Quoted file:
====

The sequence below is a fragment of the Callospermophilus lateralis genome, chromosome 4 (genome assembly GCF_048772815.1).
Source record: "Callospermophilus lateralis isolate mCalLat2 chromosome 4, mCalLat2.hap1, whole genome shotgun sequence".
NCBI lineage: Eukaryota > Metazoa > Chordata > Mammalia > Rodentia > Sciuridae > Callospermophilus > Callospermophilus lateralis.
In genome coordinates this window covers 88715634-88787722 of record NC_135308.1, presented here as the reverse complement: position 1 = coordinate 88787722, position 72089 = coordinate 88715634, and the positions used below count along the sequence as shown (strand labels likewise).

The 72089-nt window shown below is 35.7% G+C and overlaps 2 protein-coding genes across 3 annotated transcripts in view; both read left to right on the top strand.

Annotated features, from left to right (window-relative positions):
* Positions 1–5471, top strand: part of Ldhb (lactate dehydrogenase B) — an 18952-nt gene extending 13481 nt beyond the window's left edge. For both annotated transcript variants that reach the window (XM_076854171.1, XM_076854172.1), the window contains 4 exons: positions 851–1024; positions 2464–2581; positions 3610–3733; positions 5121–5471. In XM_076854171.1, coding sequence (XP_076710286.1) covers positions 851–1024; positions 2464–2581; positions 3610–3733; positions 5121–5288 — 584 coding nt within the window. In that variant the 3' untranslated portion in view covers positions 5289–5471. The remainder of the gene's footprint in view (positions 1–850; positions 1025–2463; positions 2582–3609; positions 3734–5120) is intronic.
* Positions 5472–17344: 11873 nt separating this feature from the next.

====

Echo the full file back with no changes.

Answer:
The sequence below is a fragment of the Callospermophilus lateralis genome, chromosome 4 (genome assembly GCF_048772815.1).
Source record: "Callospermophilus lateralis isolate mCalLat2 chromosome 4, mCalLat2.hap1, whole genome shotgun sequence".
NCBI lineage: Eukaryota > Metazoa > Chordata > Mammalia > Rodentia > Sciuridae > Callospermophilus > Callospermophilus lateralis.
In genome coordinates this window covers 88715634-88787722 of record NC_135308.1, presented here as the reverse complement: position 1 = coordinate 88787722, position 72089 = coordinate 88715634, and the positions used below count along the sequence as shown (strand labels likewise).

The 72089-nt window shown below is 35.7% G+C and overlaps 2 protein-coding genes across 3 annotated transcripts in view; both read left to right on the top strand.

Annotated features, from left to right (window-relative positions):
* Positions 1–5471, top strand: part of Ldhb (lactate dehydrogenase B) — an 18952-nt gene extending 13481 nt beyond the window's left edge. For both annotated transcript variants that reach the window (XM_076854171.1, XM_076854172.1), the window contains 4 exons: positions 851–1024; positions 2464–2581; positions 3610–3733; positions 5121–5471. In XM_076854171.1, coding sequence (XP_076710286.1) covers positions 851–1024; positions 2464–2581; positions 3610–3733; positions 5121–5288 — 584 coding nt within the window. In that variant the 3' untranslated portion in view covers positions 5289–5471. The remainder of the gene's footprint in view (positions 1–850; positions 1025–2463; positions 2582–3609; positions 3734–5120) is intronic.
* Positions 5472–17344: 11873 nt separating this feature from the next.